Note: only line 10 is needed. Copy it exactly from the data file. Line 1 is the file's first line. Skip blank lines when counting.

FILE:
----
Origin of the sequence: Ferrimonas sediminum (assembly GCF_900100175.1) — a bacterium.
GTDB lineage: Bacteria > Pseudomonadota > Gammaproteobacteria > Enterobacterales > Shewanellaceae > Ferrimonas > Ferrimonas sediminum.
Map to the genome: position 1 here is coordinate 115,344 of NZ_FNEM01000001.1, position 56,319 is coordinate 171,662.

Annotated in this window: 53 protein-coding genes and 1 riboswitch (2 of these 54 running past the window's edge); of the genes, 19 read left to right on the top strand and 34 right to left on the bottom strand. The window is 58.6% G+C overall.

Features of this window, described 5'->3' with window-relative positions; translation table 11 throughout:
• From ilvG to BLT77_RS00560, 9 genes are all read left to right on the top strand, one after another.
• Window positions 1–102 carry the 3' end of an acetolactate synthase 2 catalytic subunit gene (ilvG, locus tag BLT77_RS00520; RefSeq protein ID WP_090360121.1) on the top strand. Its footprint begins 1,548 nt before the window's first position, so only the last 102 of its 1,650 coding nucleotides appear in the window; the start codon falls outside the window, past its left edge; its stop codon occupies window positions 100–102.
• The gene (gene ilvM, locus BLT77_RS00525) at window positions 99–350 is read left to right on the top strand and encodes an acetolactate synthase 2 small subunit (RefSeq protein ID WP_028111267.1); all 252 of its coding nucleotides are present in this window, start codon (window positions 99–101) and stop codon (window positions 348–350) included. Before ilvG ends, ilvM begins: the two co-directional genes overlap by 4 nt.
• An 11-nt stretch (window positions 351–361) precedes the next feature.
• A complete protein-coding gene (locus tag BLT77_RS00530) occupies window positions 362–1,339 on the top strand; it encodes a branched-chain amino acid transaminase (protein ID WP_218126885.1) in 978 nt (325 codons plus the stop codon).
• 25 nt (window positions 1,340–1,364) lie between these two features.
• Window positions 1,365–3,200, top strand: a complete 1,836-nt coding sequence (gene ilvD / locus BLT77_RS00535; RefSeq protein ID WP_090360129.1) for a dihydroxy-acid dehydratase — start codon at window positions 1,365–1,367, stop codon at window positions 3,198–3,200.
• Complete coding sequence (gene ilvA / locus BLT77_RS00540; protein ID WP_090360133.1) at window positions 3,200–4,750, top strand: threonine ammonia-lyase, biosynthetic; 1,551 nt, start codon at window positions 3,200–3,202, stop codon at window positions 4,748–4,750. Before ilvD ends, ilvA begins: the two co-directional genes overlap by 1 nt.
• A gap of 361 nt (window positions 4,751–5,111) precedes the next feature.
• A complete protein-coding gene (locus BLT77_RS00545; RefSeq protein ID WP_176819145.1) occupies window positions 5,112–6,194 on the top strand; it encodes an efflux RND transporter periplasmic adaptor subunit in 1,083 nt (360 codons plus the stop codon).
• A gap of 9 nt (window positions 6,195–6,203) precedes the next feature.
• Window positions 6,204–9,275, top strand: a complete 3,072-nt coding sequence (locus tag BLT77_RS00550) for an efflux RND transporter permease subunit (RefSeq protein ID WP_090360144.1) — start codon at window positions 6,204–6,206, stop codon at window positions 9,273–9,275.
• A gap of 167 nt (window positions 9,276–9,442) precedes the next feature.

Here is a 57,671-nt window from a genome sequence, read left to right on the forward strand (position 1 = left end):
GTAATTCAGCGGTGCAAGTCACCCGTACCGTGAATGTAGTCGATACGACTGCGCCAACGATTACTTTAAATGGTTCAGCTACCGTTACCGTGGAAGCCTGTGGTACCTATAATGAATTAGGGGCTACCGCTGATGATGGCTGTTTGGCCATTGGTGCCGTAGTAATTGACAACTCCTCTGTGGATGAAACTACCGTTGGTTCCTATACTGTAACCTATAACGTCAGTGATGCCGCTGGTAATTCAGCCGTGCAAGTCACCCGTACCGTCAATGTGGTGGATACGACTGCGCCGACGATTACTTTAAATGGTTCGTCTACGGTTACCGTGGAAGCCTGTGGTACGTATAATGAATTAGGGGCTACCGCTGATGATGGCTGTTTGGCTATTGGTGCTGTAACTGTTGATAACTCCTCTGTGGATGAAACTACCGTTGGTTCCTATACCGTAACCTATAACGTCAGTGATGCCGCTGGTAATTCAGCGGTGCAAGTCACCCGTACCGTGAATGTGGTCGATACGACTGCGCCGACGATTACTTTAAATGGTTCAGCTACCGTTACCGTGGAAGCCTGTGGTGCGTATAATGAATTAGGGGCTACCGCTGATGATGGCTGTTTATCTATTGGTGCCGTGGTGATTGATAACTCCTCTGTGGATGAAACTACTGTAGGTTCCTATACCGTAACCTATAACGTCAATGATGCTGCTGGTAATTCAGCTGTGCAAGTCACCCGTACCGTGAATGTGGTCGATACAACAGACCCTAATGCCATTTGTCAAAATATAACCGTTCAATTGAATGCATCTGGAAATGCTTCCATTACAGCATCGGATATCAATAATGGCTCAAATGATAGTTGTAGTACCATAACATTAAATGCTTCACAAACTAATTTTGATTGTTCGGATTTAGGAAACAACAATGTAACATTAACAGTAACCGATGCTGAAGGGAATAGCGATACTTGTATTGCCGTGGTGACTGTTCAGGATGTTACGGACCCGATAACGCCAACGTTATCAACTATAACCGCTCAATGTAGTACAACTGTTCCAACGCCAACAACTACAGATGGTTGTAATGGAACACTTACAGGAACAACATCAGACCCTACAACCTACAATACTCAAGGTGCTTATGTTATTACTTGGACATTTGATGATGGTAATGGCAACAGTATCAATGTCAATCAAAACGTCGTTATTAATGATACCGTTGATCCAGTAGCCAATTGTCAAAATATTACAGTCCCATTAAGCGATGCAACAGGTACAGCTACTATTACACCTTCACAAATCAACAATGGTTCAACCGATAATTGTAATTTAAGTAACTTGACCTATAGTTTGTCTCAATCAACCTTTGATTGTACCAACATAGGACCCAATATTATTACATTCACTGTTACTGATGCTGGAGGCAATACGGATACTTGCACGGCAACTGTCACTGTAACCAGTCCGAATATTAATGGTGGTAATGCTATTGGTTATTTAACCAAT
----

• A complete protein-coding gene (locus tag BLT77_RS00530) occupies window positions 362–1,339 on the top strand; it encodes a branched-chain amino acid transaminase (protein ID WP_218126885.1) in 978 nt (325 codons plus the stop codon).